The Williams team is in Venezuela at the moment and today the team announced the long-awaited tie up with PDVSA, the state owned oil company.
The Williams team is in Venezuela at the moment and today the team announced the long-awaited tie up with PDVSA, the state owned oil company. It is a massive boost to the team, which said goodbye to important sponsors RBS and Philips at the end of last season.
Venezuela has the world's sixth largest oil reserves and is in the top ten oil exporters. It has by far the largest oil business of any Central or South American country.
"They are a substantial partner and can make a meaningful difference to our fighting ability," said the team's figurehead, Frank Williams. This is very true. Williams ability to attract talented engineers and to be able to develop cars, like every other team, is dependent on resources. This deal will make a difference to its ability to fight Renault at the fringes of the top four teams, rather than in the midfield with Force India and Sauber.
The deal is very much the work of the new Williams chairman Adam Parr who has been aggressively pursuing investment in both Venezuela and Qatar in the last six months.
The arrival of Pastor Maldonado has changed the tone at Williams, which is now a very South American focussed team. Maldonado's team mate next season is Brazilian Rubens Barrichello, starting his 19th season in F1.
Maldonado is very much flying the flag for a country in which having a sportsman on a world stage is a major deal.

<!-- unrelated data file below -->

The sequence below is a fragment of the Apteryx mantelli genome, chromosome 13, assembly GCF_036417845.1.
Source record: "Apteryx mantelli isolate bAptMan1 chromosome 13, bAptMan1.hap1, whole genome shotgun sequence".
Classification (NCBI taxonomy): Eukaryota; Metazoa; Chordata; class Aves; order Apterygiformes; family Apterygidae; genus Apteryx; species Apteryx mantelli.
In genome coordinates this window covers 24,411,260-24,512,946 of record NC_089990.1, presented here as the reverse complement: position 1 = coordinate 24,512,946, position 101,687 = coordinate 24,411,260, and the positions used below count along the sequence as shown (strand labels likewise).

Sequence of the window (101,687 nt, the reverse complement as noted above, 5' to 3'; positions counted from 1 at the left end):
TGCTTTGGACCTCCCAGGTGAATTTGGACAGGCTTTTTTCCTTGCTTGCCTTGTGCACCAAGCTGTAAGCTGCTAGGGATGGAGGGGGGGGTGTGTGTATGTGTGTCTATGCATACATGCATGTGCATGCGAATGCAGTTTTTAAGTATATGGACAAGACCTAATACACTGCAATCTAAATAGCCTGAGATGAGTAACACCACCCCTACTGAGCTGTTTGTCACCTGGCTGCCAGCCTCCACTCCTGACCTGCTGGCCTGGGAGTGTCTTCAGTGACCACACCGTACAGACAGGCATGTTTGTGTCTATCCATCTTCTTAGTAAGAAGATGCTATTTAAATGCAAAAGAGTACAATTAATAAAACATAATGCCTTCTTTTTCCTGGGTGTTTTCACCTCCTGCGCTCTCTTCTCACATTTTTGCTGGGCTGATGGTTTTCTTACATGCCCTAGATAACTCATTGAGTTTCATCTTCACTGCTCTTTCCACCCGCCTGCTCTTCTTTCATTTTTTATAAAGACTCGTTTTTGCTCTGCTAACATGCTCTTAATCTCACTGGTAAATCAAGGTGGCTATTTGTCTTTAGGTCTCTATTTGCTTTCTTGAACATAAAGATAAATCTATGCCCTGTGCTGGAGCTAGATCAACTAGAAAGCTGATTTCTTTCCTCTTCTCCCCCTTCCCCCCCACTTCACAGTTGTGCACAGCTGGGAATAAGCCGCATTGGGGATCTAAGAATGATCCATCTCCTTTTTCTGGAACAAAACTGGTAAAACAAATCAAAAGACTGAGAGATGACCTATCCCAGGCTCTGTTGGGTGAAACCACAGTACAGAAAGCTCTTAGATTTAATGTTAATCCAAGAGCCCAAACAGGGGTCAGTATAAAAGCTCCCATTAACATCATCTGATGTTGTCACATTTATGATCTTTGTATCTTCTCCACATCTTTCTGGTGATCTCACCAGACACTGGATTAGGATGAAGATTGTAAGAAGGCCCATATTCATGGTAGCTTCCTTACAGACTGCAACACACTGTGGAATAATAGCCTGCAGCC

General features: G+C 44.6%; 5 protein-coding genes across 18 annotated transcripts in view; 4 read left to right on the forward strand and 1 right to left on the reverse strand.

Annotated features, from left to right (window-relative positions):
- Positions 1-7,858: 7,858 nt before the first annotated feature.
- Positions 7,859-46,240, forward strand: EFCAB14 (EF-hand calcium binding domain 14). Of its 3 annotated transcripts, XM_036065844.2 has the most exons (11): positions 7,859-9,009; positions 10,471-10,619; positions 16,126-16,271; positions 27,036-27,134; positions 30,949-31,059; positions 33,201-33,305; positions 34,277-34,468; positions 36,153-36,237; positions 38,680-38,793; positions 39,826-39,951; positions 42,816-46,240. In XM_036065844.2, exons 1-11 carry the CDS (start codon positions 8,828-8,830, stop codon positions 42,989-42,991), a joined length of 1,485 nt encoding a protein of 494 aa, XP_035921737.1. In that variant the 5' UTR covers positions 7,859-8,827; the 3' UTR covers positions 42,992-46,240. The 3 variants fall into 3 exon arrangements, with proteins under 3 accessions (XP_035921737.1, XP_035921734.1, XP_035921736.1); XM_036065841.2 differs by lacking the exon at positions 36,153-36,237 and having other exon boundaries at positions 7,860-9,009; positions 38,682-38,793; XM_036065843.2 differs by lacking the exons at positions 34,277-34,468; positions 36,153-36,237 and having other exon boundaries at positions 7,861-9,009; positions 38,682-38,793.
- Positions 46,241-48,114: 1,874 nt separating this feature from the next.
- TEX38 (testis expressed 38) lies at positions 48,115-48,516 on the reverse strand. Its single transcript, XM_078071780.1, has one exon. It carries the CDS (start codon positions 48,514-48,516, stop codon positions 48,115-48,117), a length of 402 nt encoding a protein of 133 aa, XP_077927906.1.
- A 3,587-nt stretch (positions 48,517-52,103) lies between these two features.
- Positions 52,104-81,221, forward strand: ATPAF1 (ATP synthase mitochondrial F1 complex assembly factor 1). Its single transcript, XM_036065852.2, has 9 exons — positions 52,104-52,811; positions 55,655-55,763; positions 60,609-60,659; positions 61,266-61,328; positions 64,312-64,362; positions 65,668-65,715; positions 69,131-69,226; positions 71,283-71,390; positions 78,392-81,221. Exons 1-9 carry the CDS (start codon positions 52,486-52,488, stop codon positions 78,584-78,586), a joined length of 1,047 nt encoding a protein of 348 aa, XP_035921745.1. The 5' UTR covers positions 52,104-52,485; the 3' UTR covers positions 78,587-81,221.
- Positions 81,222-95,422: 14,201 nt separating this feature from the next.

PDVSA has supported Maldonado's career through the feeder series and the substantial long-term backing undoubtedly swung the drive his way in competition with Nico Hulkenberg.
Williams is F1's great survivor team. So many have gone by the wayside over the years, but Williams has always proven Darwin's theory of adapting to survive in a competitive and hostile world.
The team has always been adaptable when it comes to selling the team to sponsors and has gone through many phases of sponsorship; Saudi money in the early 1980s, Japanese money in the Honda years and an ingenious BMW total buyout of the livery in the early 2000s.
There were a couple of tobacco phases, with Camel and then Rothmans, co-inciding with the team's most successful period from 1991-97, but on the whole the team was always far less reliant on tobacco money than McLaren or Ferrari.
Yesterday Maldonado did a demonstration drive of the Williams car on a special road course in Caracas in the presence of the Venezuelan president Hugo Chavez and a crowd of thousands.He will start testing in earnest at the start of February in Valencia.